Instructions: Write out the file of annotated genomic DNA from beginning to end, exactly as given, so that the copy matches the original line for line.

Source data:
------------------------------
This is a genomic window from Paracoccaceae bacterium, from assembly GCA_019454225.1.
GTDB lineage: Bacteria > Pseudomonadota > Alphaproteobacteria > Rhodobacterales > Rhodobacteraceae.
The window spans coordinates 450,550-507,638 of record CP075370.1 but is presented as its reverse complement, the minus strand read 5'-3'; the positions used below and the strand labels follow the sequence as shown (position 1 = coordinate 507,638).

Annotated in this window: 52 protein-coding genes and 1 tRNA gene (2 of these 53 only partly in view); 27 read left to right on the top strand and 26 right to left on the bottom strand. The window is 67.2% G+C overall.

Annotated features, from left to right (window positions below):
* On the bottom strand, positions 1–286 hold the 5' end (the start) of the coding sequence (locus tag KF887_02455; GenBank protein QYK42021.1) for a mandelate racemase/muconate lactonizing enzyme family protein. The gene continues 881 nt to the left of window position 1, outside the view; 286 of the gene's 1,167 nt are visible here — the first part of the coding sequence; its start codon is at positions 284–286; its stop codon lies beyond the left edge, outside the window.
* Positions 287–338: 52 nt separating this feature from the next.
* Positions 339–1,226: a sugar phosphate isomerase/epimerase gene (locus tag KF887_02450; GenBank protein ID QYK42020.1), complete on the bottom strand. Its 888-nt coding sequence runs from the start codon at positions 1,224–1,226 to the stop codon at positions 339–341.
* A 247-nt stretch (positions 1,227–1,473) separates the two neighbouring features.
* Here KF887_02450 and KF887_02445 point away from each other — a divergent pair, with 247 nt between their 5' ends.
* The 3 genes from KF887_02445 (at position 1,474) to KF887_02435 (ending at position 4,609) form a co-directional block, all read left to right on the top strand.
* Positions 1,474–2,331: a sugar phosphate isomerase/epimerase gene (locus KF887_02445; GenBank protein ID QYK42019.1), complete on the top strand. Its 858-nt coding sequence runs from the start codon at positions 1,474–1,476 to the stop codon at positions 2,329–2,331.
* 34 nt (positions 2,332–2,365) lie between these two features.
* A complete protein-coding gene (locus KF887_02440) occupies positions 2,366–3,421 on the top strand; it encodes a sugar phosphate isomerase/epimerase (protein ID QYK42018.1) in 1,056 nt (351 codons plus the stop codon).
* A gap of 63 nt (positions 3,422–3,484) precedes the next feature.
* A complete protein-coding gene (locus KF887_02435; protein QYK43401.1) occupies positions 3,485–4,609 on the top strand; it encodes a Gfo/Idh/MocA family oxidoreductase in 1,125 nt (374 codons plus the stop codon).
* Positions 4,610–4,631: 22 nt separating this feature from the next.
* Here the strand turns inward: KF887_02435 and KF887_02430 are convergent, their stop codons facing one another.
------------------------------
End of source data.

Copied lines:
This is a genomic window from Paracoccaceae bacterium, from assembly GCA_019454225.1.
GTDB lineage: Bacteria > Pseudomonadota > Alphaproteobacteria > Rhodobacterales > Rhodobacteraceae.
The window spans coordinates 450,550-507,638 of record CP075370.1 but is presented as its reverse complement, the minus strand read 5'-3'; the positions used below and the strand labels follow the sequence as shown (position 1 = coordinate 507,638).

Annotated in this window: 52 protein-coding genes and 1 tRNA gene (2 of these 53 only partly in view); 27 read left to right on the top strand and 26 right to left on the bottom strand. The window is 67.2% G+C overall.

Annotated features, from left to right (window positions below):
* On the bottom strand, positions 1–286 hold the 5' end (the start) of the coding sequence (locus tag KF887_02455; GenBank protein QYK42021.1) for a mandelate racemase/muconate lactonizing enzyme family protein. The gene continues 881 nt to the left of window position 1, outside the view; 286 of the gene's 1,167 nt are visible here — the first part of the coding sequence; its start codon is at positions 284–286; its stop codon lies beyond the left edge, outside the window.
* Positions 287–338: 52 nt separating this feature from the next.
* Positions 339–1,226: a sugar phosphate isomerase/epimerase gene (locus tag KF887_02450; GenBank protein ID QYK42020.1), complete on the bottom strand. Its 888-nt coding sequence runs from the start codon at positions 1,224–1,226 to the stop codon at positions 339–341.
* A 247-nt stretch (positions 1,227–1,473) separates the two neighbouring features.
* Here KF887_02450 and KF887_02445 point away from each other — a divergent pair, with 247 nt between their 5' ends.
* The 3 genes from KF887_02445 (at position 1,474) to KF887_02435 (ending at position 4,609) form a co-directional block, all read left to right on the top strand.
* Positions 1,474–2,331: a sugar phosphate isomerase/epimerase gene (locus KF887_02445; GenBank protein ID QYK42019.1), complete on the top strand. Its 858-nt coding sequence runs from the start codon at positions 1,474–1,476 to the stop codon at positions 2,329–2,331.
* 34 nt (positions 2,332–2,365) lie between these two features.
* A complete protein-coding gene (locus KF887_02440) occupies positions 2,366–3,421 on the top strand; it encodes a sugar phosphate isomerase/epimerase (protein ID QYK42018.1) in 1,056 nt (351 codons plus the stop codon).
* A gap of 63 nt (positions 3,422–3,484) precedes the next feature.
* A complete protein-coding gene (locus KF887_02435; protein QYK43401.1) occupies positions 3,485–4,609 on the top strand; it encodes a Gfo/Idh/MocA family oxidoreductase in 1,125 nt (374 codons plus the stop codon).
* Positions 4,610–4,631: 22 nt separating this feature from the next.
* Here the strand turns inward: KF887_02435 and KF887_02430 are convergent, their stop codons facing one another.